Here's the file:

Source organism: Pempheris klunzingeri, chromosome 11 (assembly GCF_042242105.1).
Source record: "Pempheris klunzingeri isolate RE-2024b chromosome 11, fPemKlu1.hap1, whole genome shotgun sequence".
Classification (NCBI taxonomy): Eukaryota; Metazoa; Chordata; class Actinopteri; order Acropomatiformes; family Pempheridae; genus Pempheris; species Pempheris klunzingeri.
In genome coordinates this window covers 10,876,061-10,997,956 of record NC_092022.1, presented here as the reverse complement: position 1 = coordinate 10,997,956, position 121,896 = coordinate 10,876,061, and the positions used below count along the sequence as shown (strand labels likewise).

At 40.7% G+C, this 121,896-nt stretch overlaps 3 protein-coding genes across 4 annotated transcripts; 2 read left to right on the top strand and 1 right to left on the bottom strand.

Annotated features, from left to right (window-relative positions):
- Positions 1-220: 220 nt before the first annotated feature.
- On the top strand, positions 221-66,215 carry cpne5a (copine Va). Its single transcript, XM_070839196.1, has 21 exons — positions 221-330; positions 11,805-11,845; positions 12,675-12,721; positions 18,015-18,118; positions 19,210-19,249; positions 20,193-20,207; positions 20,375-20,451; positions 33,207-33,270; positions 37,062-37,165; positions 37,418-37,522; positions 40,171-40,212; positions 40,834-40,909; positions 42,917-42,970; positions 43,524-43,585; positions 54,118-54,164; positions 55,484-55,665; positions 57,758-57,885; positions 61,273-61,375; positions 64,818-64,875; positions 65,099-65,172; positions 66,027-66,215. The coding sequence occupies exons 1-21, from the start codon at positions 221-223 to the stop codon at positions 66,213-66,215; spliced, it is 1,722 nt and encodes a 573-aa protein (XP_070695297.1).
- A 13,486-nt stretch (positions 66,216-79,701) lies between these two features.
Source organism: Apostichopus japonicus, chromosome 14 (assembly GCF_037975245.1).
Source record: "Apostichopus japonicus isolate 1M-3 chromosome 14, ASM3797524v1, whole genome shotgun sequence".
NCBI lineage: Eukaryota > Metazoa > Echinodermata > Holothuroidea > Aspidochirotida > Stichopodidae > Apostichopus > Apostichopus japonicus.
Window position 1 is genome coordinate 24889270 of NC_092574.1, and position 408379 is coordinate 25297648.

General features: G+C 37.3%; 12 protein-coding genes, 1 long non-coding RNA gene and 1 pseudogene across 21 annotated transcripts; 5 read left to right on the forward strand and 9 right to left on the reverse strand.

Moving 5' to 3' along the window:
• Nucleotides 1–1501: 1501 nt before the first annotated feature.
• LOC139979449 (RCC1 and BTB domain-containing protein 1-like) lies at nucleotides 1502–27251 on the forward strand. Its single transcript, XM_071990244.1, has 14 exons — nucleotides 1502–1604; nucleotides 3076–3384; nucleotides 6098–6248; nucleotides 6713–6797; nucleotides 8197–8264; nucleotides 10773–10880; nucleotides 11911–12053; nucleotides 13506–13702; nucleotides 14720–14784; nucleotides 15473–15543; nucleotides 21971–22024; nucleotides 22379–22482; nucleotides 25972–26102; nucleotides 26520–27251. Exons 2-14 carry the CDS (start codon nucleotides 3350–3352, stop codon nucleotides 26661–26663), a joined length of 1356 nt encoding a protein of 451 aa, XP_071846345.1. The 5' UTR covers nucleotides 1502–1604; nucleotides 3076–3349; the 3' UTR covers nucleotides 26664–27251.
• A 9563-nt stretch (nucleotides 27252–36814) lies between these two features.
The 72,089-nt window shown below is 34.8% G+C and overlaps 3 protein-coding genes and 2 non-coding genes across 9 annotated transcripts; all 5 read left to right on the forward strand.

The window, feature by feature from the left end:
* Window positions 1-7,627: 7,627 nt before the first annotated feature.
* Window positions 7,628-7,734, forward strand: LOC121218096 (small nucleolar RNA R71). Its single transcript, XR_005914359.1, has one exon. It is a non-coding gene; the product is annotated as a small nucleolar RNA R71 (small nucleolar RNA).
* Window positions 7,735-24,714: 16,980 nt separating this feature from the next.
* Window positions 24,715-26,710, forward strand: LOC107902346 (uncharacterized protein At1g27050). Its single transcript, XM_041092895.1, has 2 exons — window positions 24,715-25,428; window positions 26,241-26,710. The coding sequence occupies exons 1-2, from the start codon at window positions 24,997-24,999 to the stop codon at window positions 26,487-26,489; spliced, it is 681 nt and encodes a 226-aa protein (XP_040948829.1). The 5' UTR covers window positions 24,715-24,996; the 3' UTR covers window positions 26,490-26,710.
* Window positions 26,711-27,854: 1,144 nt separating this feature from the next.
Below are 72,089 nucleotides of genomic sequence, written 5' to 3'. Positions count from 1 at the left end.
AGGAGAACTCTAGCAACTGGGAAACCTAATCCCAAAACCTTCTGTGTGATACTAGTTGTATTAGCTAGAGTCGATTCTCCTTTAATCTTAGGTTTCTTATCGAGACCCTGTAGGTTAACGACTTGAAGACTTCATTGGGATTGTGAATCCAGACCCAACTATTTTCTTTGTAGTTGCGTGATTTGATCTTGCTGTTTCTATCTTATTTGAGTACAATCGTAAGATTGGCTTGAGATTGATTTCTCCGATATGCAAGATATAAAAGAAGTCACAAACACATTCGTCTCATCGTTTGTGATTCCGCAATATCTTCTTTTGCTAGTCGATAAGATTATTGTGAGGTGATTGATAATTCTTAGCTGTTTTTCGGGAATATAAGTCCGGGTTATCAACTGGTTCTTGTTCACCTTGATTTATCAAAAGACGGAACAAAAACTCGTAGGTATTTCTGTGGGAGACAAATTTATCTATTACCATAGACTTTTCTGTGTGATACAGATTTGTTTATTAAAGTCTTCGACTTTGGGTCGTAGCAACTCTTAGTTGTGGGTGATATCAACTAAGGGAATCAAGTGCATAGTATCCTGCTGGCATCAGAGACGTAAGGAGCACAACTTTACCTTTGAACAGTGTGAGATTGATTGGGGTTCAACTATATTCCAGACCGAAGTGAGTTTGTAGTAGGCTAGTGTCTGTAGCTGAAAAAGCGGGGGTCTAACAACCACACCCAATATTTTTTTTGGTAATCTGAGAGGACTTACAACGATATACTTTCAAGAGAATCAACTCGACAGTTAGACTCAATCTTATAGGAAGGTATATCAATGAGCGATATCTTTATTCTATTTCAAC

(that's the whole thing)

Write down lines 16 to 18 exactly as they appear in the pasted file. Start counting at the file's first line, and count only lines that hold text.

• Nucleotides 1–1501: 1501 nt before the first annotated feature.
• LOC139979449 (RCC1 and BTB domain-containing protein 1-like) lies at nucleotides 1502–27251 on the forward strand. Its single transcript, XM_071990244.1, has 14 exons — nucleotides 1502–1604; nucleotides 3076–3384; nucleotides 6098–6248; nucleotides 6713–6797; nucleotides 8197–8264; nucleotides 10773–10880; nucleotides 11911–12053; nucleotides 13506–13702; nucleotides 14720–14784; nucleotides 15473–15543; nucleotides 21971–22024; nucleotides 22379–22482; nucleotides 25972–26102; nucleotides 26520–27251. Exons 2-14 carry the CDS (start codon nucleotides 3350–3352, stop codon nucleotides 26661–26663), a joined length of 1356 nt encoding a protein of 451 aa, XP_071846345.1. The 5' UTR covers nucleotides 1502–1604; nucleotides 3076–3349; the 3' UTR covers nucleotides 26664–27251.
• A 9563-nt stretch (nucleotides 27252–36814) lies between these two features.